Diaz v. Brewer

Summarized by:

  • Court: 9th Circuit Court of Appeals Archives
  • Area(s) of Law: Constitutional Law
  • Date Filed: 09-06-2011
  • Case #: 10-16797
  • Judge(s)/Court Below: Circuit Judge Schroeder for the Court; Circuit Judge Thomas; District Judge for the U.S. District Court for the Northern District of Iowa, Mark W. Bettnett, sitting by designation
  • Full Text Opinion

A statute limiting public employee benefits to spouses of heterosexual couples and eliminating coverage for domestic partners violates equal protection.

In 2008, Arizona Administrative Code was modified to include access to health care benefits of qualified same-sex and opposite-sex domestic partners of state employees. Arizona voters subsequently amended the Arizona constitution defining marriage as between one man and one woman. In 2009, the Arizona governor signed into law a bill that redefined “dependants” as “spouses” and eliminated coverage for domestic partners. The law was set to go into effect on January 1, 2011. A group of gay and lesbian state employees filed suit. The district court held that the law was invalid and granted injunctive relief. Arizona appealed. The Ninth Circuit found that the under the new law, couples who were opposite-sex could marry and therefore receive benefits; same-sex couples are not permitted to marry in Arizona and therefore could not marry and receive benefits. The Court held that distinguishing between homosexual and heterosexual employees, similarly situated, cannot survive rational basis review. The Court found that the law was not a cost saving tool and was in fact written in order to selectively litigate against homosexuals. The Court found that the law was not an incentive to marry as argued by Arizona. AFFIRMED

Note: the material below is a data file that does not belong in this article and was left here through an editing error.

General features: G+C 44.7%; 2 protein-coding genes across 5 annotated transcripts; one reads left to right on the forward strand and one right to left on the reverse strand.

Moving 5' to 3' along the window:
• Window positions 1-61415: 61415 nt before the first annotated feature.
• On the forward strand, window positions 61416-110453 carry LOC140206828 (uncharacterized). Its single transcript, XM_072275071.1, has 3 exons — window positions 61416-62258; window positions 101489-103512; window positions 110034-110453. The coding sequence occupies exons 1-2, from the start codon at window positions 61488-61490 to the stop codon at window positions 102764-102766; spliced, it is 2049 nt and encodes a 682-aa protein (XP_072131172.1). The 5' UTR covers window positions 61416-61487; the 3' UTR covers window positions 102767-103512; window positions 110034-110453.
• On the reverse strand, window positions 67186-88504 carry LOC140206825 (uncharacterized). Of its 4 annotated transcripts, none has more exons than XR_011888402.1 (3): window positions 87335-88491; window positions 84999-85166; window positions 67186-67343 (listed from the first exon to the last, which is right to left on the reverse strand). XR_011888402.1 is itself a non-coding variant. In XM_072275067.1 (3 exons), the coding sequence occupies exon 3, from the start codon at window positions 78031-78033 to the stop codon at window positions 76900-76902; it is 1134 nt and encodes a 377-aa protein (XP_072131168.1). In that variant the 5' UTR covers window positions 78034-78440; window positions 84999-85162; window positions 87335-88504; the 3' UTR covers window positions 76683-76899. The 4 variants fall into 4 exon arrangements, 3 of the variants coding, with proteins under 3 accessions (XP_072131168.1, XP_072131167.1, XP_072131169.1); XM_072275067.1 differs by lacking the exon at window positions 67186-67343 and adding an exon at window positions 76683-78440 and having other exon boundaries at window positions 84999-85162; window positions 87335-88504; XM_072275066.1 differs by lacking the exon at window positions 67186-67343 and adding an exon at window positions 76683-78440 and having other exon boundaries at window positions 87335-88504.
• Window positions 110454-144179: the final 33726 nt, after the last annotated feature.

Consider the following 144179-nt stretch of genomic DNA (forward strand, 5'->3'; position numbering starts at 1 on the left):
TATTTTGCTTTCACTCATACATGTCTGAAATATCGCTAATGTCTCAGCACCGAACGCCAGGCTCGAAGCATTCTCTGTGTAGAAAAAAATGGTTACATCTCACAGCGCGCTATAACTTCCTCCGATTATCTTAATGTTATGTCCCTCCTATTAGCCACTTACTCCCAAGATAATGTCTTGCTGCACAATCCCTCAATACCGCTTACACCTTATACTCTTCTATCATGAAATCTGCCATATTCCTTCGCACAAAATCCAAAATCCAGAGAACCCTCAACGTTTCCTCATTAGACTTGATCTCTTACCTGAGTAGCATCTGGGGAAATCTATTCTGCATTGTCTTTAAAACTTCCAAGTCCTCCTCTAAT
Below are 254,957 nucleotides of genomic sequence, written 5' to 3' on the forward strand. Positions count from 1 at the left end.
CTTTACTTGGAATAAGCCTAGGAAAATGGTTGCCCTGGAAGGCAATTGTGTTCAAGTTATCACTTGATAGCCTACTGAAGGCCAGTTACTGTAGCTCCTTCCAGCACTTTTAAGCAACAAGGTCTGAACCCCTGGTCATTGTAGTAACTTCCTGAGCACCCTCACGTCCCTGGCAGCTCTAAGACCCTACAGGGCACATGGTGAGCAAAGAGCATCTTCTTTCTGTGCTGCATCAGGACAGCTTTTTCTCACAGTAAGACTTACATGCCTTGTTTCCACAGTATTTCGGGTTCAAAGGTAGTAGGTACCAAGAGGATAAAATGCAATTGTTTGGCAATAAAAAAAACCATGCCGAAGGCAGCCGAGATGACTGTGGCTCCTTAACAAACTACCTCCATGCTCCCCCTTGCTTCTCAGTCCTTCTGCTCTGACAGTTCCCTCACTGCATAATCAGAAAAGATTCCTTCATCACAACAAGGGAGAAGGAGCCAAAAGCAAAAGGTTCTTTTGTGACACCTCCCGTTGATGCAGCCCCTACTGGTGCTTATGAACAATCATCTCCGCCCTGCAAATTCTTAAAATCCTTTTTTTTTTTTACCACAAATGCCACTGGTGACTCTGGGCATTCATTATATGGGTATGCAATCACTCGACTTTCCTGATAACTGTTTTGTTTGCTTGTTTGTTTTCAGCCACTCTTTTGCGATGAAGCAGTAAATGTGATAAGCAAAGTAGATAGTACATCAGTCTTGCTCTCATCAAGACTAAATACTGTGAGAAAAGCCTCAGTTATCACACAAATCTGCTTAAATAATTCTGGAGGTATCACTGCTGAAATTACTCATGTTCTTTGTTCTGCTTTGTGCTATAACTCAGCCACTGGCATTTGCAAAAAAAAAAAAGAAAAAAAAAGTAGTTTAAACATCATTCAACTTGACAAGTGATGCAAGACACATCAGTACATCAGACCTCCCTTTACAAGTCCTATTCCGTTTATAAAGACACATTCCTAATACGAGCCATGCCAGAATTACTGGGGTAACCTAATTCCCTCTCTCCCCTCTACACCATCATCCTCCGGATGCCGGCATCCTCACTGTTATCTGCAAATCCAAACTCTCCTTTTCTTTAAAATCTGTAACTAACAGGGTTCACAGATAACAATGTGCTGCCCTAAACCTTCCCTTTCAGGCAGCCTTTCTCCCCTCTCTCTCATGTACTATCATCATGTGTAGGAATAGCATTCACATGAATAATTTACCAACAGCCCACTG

Advanced Search